Seating Depth – The depth to which a bullet is seated below the case mouth.
Seating Die – The reloading die that presses the bullet into the neck of the cartridge case, crimping the case if so desired.
Sectional Density ( SD ) – A mathematical factor expressing the ratio of a bullet’s mass ( weight ) to its cross sectional area. SD relates a bullet’s diameter to its length ( in a given calibre, the heavier a bullet is, the longer it is ). All other factors being equal, bullets that are longer in relation to their diameter retain their velocity better, hence have flatter trajectories, hit with higher energy, and penetrate deeper, than bullets that are shorted relative to their diameter. SD does not take into account the aerodynamic shape of a bullet, which also influences velocity retention, trajectory, etc. Useful only for comparing bullets of similar shape, or when incorporating into Ballistic Coefficient factors.
Semi-automatic / Semi-auto – Term to describe a firearm of firearm action that is self-loading. The action is cycled ( or “cocked” ) by hand to feed the first round into the chamber, thereafter it cycles, ( i.e. fires, extracts, ejects and reloads ) automatically each time the trigger is pulled, until the magazine is empty. Can be gas-operated or recoil-operated. Semi-autos will fire one shot only – pressure on the trigger must be relaxed and reapplied for each shot. Such weapons are often wrongly called automatics.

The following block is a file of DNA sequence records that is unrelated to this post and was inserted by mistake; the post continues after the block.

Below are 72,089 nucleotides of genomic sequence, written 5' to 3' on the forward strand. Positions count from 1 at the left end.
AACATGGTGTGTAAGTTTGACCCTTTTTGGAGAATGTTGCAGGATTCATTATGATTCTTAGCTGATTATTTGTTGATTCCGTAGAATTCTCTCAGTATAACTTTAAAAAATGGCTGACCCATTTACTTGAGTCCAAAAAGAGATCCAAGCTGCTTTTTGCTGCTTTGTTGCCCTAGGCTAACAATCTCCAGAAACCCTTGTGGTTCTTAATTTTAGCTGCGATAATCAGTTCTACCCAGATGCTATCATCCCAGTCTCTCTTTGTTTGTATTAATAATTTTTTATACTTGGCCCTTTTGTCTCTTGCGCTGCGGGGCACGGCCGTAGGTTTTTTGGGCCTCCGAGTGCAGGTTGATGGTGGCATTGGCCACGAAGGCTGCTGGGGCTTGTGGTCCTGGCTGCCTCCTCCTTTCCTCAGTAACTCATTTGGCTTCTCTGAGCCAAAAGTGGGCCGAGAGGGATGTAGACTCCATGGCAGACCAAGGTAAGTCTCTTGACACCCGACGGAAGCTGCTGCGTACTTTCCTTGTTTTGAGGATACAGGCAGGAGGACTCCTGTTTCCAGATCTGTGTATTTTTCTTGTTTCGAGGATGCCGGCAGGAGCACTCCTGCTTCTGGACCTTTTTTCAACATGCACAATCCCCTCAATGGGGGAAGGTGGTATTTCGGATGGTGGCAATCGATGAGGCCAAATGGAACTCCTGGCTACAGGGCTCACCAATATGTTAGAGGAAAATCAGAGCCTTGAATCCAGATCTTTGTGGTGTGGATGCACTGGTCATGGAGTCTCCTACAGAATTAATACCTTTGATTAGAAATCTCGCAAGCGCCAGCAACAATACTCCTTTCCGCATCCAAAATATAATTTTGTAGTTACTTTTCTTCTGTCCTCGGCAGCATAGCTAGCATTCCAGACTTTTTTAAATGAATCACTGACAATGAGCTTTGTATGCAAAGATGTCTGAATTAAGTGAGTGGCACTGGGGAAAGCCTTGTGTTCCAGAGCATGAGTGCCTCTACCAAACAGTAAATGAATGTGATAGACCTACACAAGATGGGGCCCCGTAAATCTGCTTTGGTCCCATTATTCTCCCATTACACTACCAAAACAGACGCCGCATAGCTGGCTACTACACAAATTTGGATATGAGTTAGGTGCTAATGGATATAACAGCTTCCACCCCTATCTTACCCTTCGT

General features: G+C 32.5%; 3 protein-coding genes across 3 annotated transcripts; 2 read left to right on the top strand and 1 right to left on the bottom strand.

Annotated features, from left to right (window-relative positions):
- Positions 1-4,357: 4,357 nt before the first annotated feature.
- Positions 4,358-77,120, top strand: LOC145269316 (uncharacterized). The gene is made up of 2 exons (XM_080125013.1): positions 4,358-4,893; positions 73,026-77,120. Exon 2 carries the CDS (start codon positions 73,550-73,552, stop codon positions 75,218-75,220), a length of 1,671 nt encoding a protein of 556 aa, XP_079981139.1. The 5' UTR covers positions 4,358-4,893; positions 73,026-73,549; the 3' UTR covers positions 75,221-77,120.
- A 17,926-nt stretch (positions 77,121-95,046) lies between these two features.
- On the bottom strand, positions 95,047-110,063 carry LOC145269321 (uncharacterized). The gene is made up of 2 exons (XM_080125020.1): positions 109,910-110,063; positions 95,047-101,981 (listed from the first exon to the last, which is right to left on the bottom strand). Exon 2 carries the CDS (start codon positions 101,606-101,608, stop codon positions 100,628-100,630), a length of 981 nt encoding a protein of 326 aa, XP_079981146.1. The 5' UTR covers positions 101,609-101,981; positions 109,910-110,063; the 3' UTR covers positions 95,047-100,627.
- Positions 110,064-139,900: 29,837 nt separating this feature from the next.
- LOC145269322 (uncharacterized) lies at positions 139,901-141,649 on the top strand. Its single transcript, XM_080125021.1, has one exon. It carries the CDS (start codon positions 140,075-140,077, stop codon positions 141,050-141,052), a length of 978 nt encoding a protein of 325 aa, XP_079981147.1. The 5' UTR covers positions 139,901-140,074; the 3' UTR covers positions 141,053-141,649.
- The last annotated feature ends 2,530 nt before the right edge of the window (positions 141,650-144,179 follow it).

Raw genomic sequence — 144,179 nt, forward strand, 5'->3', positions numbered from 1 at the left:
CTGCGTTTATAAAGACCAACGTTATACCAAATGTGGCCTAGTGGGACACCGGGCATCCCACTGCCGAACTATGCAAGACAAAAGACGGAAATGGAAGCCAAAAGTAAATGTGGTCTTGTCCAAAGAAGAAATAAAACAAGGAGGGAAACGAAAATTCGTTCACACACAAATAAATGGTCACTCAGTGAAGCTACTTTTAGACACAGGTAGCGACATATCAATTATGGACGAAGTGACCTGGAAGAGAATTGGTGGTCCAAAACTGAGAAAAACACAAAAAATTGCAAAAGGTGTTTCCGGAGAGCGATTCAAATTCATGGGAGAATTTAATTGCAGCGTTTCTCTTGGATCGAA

Semi-rimmed Case – See Rim
Service Rifle – The primary rifle of a military force.
Set Trigger – Trigger mechanism with two different weights of pull, one normal or heavy, and one very light ( aka a “hair trigger” ). There are two types: a single set trigger, the “hair” setting of which is engaged by pressing the trigger forward prior to firing ( otherwise it works as a standard trigger ); and a double set trigger, which comprises two separate triggers, the rear of which does not fire the piece, but is pulled to set the front one on “hair” ( failing which the front one will work as a standard trigger ).
Shank – The parallel-sided or cylindrical section of a bullet.
Shellholder – In a reloading press, the bracket fitted to the top of a ram, which grips the case rim to secure the case for sizing, decapping, bullet seating, etc.
Shells – In smallarms terms, slang for cartridges, especially shotgun cartridges ( USA: “shotshells” ). Rarely used to mean cartridge cases, except as in shellholder.
Shock – The transference of the kinetic energy of a bullet to animal tissue or other mediums.
Shoulder – The sharply tapering section of a bottleneck cartridge case which separates the neck from the case walls.
Or, in bullet terms, the point at which the head of a projectile joins the cylindrical rear portion, or shank.
Side-by-side – In double-barrelled weapons, barrels horizontally aligned, one beside the other, as distinct from an over-under.
Side-plate – A removable plate in the frame or receiver to allow access to internal parts or upon which some internal parts are mounted.